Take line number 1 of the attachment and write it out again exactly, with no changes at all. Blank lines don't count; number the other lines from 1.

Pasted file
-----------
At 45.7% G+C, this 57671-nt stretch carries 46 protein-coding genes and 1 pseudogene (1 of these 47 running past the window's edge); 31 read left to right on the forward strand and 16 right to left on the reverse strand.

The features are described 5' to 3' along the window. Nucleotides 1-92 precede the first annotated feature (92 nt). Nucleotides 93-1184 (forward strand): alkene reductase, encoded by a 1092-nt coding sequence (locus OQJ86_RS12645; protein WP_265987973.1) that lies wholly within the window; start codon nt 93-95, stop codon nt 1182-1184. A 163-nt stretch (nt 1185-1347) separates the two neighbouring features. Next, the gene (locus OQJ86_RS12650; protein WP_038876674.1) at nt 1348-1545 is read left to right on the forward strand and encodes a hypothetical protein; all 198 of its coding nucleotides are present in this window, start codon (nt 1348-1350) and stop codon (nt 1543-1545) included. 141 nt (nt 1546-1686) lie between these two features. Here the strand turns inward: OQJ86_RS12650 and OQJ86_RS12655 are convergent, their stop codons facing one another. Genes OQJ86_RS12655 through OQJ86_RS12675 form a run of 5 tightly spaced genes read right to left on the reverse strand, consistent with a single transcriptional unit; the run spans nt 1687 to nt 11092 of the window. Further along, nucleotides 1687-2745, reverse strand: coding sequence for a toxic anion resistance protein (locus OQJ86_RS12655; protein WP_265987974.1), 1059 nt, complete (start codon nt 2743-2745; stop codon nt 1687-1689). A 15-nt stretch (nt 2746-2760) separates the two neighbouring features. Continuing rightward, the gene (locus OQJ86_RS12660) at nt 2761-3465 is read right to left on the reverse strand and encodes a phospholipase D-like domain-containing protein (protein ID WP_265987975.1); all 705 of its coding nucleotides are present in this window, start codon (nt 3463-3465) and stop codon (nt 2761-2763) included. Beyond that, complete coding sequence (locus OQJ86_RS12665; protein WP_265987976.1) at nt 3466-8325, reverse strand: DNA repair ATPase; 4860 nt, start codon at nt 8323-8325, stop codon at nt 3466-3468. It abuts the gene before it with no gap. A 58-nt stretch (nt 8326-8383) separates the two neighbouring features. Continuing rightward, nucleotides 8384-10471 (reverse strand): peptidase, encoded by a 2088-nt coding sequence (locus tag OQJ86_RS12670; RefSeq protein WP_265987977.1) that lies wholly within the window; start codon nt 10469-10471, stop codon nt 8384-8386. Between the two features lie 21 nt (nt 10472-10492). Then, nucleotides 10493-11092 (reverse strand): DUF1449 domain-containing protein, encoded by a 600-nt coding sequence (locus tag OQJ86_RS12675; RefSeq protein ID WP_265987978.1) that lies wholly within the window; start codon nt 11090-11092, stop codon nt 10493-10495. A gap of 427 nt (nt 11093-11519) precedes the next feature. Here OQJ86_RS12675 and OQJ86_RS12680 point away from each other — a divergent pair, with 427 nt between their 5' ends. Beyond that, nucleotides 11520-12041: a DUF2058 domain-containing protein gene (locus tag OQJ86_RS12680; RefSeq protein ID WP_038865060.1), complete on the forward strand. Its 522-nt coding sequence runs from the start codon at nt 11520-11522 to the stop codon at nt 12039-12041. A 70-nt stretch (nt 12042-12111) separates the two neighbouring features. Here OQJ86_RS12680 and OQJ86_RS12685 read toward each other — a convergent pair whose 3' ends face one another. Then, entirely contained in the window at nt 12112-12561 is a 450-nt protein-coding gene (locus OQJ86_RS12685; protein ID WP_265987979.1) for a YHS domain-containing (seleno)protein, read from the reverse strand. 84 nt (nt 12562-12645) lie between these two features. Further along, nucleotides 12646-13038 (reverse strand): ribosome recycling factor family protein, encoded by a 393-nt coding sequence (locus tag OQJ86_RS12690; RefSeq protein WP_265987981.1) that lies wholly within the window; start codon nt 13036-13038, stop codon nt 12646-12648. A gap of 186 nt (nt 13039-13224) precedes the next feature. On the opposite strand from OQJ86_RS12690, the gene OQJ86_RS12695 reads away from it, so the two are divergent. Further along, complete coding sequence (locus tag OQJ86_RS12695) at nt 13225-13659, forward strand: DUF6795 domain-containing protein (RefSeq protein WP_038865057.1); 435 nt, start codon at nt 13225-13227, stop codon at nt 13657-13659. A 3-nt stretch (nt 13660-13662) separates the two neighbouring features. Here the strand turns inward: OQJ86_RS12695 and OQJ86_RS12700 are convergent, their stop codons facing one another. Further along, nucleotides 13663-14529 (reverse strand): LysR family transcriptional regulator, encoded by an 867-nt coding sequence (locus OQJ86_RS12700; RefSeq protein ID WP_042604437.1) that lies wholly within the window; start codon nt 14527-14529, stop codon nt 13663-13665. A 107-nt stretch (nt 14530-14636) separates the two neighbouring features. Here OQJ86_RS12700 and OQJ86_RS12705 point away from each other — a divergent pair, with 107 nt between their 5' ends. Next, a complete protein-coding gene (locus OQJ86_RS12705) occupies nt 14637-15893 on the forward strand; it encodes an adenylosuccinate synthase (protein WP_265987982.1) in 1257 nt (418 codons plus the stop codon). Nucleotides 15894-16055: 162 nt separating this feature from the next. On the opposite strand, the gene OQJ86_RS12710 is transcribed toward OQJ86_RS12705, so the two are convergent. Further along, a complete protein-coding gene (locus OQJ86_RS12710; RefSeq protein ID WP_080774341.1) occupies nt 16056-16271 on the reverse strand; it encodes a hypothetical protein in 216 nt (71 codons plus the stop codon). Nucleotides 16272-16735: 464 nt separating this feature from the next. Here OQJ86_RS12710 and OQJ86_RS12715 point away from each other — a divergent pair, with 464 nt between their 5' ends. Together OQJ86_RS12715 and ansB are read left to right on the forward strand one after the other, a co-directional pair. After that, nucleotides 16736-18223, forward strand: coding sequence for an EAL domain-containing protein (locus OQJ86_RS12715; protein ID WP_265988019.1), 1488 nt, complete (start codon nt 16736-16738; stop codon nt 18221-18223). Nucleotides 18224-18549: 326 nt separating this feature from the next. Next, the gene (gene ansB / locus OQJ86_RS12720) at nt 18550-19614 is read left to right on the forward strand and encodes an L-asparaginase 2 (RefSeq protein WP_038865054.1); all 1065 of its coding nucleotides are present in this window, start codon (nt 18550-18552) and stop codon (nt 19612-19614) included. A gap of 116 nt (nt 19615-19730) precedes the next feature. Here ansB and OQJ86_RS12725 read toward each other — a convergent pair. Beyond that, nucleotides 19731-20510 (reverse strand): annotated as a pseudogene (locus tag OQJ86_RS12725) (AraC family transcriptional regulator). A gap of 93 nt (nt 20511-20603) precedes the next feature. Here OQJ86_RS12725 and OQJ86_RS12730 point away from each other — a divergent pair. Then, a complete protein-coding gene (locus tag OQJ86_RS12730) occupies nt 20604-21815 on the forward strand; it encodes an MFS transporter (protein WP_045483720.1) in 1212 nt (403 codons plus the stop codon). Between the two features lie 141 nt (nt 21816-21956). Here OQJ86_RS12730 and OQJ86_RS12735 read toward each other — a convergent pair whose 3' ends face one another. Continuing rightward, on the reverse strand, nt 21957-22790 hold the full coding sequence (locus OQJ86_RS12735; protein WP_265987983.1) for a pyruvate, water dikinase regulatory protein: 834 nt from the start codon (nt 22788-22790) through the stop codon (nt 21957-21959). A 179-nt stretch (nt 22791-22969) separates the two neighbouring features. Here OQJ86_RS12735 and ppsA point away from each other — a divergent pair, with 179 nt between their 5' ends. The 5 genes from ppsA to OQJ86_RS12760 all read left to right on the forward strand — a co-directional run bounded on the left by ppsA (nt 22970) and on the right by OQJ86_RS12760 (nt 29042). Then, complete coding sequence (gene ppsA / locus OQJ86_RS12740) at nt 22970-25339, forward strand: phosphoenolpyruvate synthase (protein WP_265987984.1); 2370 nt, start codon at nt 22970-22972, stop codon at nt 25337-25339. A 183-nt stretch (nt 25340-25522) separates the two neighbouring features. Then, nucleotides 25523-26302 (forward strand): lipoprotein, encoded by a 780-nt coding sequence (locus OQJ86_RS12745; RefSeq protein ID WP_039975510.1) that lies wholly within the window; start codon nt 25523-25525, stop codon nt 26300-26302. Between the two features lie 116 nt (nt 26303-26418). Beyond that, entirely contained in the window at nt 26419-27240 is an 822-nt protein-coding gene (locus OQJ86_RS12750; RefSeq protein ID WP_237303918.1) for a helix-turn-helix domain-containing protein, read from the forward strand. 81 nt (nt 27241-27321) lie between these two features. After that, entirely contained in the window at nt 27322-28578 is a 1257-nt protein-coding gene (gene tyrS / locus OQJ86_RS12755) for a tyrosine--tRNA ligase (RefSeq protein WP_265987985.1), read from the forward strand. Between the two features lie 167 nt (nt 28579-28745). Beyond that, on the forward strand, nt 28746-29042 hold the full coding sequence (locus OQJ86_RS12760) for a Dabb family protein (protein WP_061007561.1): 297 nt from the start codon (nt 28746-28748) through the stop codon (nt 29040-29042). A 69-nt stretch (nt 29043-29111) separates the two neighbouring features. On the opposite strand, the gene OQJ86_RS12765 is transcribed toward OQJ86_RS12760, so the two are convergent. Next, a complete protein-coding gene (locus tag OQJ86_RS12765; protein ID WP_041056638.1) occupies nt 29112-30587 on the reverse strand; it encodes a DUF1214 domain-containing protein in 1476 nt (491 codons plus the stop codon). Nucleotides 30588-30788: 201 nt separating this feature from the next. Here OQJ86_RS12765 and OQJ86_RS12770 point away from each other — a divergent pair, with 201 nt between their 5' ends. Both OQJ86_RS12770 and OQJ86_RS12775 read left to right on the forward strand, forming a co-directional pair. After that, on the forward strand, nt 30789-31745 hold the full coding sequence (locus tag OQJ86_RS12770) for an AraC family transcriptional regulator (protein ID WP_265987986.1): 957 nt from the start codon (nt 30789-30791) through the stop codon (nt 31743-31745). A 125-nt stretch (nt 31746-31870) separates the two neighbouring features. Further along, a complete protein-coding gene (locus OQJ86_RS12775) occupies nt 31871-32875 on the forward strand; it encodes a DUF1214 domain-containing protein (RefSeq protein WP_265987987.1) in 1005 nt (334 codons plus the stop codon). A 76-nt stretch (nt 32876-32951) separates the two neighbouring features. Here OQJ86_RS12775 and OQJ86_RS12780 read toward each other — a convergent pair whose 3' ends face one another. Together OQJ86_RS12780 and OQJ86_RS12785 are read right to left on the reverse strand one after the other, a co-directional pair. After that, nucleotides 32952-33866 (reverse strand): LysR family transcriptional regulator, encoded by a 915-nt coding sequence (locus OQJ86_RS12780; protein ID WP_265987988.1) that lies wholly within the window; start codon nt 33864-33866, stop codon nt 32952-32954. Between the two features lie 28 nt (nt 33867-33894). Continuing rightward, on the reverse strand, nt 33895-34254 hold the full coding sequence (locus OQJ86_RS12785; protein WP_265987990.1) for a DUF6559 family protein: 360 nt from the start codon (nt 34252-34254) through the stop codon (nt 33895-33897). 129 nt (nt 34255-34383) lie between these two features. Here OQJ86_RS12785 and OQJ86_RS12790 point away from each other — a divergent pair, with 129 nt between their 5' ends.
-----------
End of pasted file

At 45.7% G+C, this 57671-nt stretch carries 46 protein-coding genes and 1 pseudogene (1 of these 47 running past the window's edge); 31 read left to right on the forward strand and 16 right to left on the reverse strand.